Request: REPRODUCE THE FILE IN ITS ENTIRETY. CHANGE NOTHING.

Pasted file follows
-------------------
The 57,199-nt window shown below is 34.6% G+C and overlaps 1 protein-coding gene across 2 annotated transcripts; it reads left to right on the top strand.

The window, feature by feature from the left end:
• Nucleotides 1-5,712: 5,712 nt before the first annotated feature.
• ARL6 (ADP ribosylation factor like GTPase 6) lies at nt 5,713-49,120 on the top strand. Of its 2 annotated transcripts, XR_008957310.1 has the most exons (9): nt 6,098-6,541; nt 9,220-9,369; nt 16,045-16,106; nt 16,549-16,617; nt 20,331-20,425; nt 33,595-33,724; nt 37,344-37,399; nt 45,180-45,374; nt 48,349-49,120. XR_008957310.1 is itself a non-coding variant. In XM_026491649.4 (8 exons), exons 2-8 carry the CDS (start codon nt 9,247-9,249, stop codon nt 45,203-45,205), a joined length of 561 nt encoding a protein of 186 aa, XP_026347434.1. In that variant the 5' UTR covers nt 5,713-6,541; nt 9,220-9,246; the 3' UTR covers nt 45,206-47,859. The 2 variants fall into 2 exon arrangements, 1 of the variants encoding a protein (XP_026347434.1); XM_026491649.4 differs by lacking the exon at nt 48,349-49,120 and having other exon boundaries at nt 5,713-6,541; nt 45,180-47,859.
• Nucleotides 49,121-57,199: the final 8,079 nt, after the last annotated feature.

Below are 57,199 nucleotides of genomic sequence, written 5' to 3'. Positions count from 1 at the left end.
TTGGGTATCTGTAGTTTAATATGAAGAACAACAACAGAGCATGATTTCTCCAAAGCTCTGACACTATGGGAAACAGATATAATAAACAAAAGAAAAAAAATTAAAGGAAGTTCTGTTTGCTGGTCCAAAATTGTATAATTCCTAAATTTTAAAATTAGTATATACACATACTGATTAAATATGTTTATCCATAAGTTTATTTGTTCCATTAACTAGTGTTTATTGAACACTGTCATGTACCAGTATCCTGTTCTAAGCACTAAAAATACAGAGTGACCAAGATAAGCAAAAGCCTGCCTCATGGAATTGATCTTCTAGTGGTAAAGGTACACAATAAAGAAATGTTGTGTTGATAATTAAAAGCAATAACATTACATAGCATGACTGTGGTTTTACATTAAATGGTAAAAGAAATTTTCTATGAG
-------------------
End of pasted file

The 57,199-nt window shown below is 34.6% G+C and overlaps 1 protein-coding gene across 2 annotated transcripts; it reads left to right on the top strand.

The window, feature by feature from the left end:
• Nucleotides 1-5,712: 5,712 nt before the first annotated feature.
• ARL6 (ADP ribosylation factor like GTPase 6) lies at nt 5,713-49,120 on the top strand. Of its 2 annotated transcripts, XR_008957310.1 has the most exons (9): nt 6,098-6,541; nt 9,220-9,369; nt 16,045-16,106; nt 16,549-16,617; nt 20,331-20,425; nt 33,595-33,724; nt 37,344-37,399; nt 45,180-45,374; nt 48,349-49,120. XR_008957310.1 is itself a non-coding variant. In XM_026491649.4 (8 exons), exons 2-8 carry the CDS (start codon nt 9,247-9,249, stop codon nt 45,203-45,205), a joined length of 561 nt encoding a protein of 186 aa, XP_026347434.1. In that variant the 5' UTR covers nt 5,713-6,541; nt 9,220-9,246; the 3' UTR covers nt 45,206-47,859. The 2 variants fall into 2 exon arrangements, 1 of the variants encoding a protein (XP_026347434.1); XM_026491649.4 differs by lacking the exon at nt 48,349-49,120 and having other exon boundaries at nt 5,713-6,541; nt 45,180-47,859.
• Nucleotides 49,121-57,199: the final 8,079 nt, after the last annotated feature.

Below are 57,199 nucleotides of genomic sequence, written 5' to 3'. Positions count from 1 at the left end.
TTGGGTATCTGTAGTTTAATATGAAGAACAACAACAGAGCATGATTTCTCCAAAGCTCTGACACTATGGGAAACAGATATAATAAACAAAAGAAAAAAAATTAAAGGAAGTTCTGTTTGCTGGTCCAAAATTGTATAATTCCTAAATTTTAAAATTAGTATATACACATACTGATTAAATATGTTTATCCATAAGTTTATTTGTTCCATTAACTAGTGTTTATTGAACACTGTCATGTACCAGTATCCTGTTCTAAGCACTAAAAATACAGAGTGACCAAGATAAGCAAAAGCCTGCCTCATGGAATTGATCTTCTAGTGGTAAAGGTACACAATAAAGAAATGTTGTGTTGATAATTAAAAGCAATAACATTACATAGCATGACTGTGGTTTTACATTAAATGGTAAAAGAAATTTTCTATGAG